"only 90 minutes, incredible!"

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This entry is to focus on the challenges of we docents at TMM face in meeting time restraints of visitors.  I recently greeted a nice couple with four children, ages 8-15, from outside of Westchester, N.Y.  I  asked them what their time allowance was, and they said ” an hour and a half!”  (a challenge persists).  I offered them a 1 hour tour, or so, of the museum galleries, excluding The Monitor Center and The Chesapeake Bay Gallery.  They willingly accepted and were most interested  throughout the tour. It seems that their 14 year-old son had a basketball tournament nearby. They were most interested during the tour. While in the Great Hall of Steam, I noticed that the 10-year-old son was lingering in front of one of the working  model steam engines.  I said “it seems we have future engineer among us.”  The mother replied, “that is what he wants to be”. At the completion of the gallery tour, we entered the museum back by The Monitor Center and I was able to convince them that the remaining part of their time would be best used by watching the Battle of Hampton Roads, which was showing  just at the time we arrived at the entrance to the Battle Theater!

As I was escorting  them out,  the entire family was most gracious and said how impressed they were with the museum.  The father said it was “incredible” what we had achieved  in “only 90 minutes”.  They will not long forget their “whirlwind” visit to The Mariners’ Museum. (nor will I)

"Californians here they come…."

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Yes, Californians are coming to The Mariners’ Museum.  Last Sunday, I had the pleasure of greeting three different families form California. These visitors had been exposed to our museum via the internet and another from a hotel at which they were staying. One of the families was from San Diego and had a teenage son who was a Civil War buff.  What a delight to meet teenagers and students who are interested in history!!  He couldn’t wait to get started in The Monitor center!  We hope to see a lot more far away visitors this summer.

When I greet these Californians, it gives me the opportunity to share with them the museum connection with the Huntington’s from there.  They are not aware of Collis P. Huntington and how he brought the C&O railroad from West Virginia to Newport News.

One hull of a boat….

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A different twist this week: a phone-a-visitor.  In conjunction with my volunteering at the Chris-Craft Archives at The Mariners’ Museum library at Christopher Newport University, we receive phone calls from all over the world concerning various Chris-Craft boats.  The mode of reference for research and responses to the callers usually hinges on the hull number of the boat as given at the time of construction.  This is the basic requirement.  I  took a call from a gentlemen from New Hampshire who said that he had a hull plate from a Chris-Craft, but that is all!  He did not know if the boat still existed, as it may have sunk, wrecked, or just died.  At any rate,  he wants plans and drawing so that he can build  the boat around the hull number, as he is a boat builder and can use CAD (computer aided design) to accomplish this effort.  ( 37-foot boat)  While we may never know the end of this story, but I can assure you this will be “one hull of a boat”!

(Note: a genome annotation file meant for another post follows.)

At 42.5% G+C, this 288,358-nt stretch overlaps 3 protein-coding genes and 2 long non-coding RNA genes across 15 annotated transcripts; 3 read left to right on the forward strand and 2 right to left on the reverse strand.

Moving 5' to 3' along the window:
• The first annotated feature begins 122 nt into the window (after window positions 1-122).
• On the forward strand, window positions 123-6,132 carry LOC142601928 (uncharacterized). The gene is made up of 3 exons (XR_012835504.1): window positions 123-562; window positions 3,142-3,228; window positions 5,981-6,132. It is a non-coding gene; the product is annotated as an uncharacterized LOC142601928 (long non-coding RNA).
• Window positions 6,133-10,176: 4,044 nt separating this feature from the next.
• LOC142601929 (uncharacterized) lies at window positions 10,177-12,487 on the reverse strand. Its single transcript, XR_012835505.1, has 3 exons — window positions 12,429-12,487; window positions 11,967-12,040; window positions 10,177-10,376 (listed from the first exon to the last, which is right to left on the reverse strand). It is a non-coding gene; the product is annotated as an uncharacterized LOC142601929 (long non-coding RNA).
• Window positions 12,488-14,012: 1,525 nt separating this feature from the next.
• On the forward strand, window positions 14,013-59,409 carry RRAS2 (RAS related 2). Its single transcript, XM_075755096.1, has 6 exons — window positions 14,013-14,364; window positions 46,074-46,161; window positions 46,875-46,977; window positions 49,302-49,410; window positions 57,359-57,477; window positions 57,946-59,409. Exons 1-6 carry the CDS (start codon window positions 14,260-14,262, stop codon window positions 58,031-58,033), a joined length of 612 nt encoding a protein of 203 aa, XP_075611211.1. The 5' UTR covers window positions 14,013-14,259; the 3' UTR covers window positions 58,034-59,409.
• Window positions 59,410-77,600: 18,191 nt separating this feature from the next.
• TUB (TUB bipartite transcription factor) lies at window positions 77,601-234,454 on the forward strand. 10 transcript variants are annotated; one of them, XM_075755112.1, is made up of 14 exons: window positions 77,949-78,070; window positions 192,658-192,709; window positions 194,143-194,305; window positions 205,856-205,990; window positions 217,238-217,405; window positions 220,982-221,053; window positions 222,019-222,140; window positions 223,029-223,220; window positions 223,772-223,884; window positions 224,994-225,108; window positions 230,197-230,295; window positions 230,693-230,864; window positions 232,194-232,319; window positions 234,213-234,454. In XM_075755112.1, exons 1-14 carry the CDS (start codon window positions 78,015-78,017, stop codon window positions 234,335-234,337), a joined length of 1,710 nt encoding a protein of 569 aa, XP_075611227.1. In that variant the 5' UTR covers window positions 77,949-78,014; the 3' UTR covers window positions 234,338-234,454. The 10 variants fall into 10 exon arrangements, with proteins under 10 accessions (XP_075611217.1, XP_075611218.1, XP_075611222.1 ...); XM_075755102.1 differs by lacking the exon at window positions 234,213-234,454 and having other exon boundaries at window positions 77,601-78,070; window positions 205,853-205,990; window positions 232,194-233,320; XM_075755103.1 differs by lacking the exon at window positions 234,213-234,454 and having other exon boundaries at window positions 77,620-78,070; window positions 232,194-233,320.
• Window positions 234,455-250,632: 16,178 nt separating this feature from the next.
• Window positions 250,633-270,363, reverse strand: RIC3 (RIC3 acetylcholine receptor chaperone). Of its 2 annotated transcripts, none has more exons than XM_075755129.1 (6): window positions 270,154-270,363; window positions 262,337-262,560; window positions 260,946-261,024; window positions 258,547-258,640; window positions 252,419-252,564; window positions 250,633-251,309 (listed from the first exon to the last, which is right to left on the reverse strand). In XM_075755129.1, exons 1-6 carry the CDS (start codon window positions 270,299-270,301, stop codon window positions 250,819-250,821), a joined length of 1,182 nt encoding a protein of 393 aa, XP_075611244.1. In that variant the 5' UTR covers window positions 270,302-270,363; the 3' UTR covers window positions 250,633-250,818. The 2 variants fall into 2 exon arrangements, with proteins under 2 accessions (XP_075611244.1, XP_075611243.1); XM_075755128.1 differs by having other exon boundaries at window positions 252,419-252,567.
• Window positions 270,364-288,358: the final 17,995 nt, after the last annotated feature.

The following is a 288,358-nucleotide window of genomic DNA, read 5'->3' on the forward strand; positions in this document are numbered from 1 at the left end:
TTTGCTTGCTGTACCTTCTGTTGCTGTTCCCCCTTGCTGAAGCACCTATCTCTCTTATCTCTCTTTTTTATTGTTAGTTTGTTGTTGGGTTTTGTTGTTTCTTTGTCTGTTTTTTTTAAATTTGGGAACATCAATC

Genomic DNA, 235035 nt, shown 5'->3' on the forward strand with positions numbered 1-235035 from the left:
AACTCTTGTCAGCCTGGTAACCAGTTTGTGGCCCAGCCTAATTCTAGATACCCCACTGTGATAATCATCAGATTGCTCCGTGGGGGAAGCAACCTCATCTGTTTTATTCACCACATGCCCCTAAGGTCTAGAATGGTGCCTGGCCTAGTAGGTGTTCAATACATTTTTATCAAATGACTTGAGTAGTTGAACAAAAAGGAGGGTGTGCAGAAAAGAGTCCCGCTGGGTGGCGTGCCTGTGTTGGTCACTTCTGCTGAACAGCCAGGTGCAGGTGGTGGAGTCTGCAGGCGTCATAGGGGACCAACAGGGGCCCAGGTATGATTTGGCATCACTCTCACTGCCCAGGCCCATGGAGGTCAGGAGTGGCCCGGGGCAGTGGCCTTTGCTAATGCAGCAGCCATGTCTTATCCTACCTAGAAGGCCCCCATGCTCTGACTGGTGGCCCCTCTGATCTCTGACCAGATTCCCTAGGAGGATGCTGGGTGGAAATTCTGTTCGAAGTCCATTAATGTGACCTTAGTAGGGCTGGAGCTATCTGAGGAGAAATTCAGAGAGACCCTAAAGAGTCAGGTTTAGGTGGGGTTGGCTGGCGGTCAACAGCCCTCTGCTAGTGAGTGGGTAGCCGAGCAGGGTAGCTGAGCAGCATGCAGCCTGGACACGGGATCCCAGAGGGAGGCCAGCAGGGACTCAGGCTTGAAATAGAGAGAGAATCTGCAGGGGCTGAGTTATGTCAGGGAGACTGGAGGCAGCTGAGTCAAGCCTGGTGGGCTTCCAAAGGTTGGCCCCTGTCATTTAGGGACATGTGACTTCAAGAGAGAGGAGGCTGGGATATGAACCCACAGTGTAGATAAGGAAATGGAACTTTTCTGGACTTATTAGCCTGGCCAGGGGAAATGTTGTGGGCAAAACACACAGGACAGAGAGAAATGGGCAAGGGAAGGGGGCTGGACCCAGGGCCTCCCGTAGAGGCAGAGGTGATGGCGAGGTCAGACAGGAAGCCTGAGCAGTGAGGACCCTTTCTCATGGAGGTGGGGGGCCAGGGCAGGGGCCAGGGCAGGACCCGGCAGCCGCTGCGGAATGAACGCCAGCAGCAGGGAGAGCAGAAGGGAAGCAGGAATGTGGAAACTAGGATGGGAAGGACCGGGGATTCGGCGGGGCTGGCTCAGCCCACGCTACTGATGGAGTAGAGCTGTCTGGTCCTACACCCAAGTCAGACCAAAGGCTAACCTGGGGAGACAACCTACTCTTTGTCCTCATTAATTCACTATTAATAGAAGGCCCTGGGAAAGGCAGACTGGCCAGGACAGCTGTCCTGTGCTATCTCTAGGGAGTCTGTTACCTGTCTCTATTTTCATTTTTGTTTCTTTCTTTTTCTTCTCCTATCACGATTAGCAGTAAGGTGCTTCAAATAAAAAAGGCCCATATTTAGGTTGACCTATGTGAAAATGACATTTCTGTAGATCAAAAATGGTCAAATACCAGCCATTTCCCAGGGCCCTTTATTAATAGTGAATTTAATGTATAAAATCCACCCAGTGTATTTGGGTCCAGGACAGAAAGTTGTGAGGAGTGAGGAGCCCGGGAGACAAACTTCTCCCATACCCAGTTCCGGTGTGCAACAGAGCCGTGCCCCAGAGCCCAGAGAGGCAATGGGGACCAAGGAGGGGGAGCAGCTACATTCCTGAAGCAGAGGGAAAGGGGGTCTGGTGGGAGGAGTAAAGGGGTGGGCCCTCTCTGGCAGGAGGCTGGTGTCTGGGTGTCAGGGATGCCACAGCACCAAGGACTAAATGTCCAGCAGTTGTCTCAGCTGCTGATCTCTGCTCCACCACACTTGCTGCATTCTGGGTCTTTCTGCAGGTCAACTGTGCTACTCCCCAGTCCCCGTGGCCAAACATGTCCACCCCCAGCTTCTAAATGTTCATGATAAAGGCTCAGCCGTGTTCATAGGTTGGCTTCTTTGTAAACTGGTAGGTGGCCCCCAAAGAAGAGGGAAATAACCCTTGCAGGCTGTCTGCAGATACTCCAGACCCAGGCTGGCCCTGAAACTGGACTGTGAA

Lady in red…

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The visitor of the week has somewhat of a personal anecdote, but focuses on a charming leittle lady who was part of a group of senoir citizens from Charlottesville
touring the museum. This charming and petite lady was dressed in a fire engine red outfit and a classy matching hat, and walked with a cane. Somewhere during the tour, she mentioned a Curtiss airplane, and I said we do not have any here, but there was a Curtiss air museum in upstate Ne York. She replied that she knew of it, and that she was from Penn Yann, N.Y. I asked her if she knew of the name “Warder” of Geneva, N.Y. (which is just a few miles from Penn Yann , Senator Warder having been wife’s father and 18 year State Senator from N.Y. She said she must have left N.Y. before the Warder name became known to the public.

So, I recounted this story to my wife, who said that her family went back to 1876 in Geneva. She said to me “do you think that lady left before then! ?”

Wants his money back! (duh)

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The benefits of technology are far reaching, as expressed in an experience with a couple from Hampton, Va. who were visiting the museum for the first time!  (can you believe it?)   I said, “let me show you the treasure that exists in your own “back yard”.  I gave them the usual 3 minute greeting and an overview of the museum via our new innovative slide presentation.  Which, if you have not experienced it, is a brief docent manually controlled slide showing several views highlighting features of the galleries of the museum.  After I had finished this greeting and slide presentation, the gentleman said “may I get my money back?”  With astonishment, I remarked “why would you want that?”  He said.”well, I feel like that we have just had a TOUR OF THE MUSEUM”, His request for a refund was in jest, of course.  Naturally, I was pleased with the acceptance and reception by this greeting delivery.

Once again, the joys of being a docent continue with each passing day.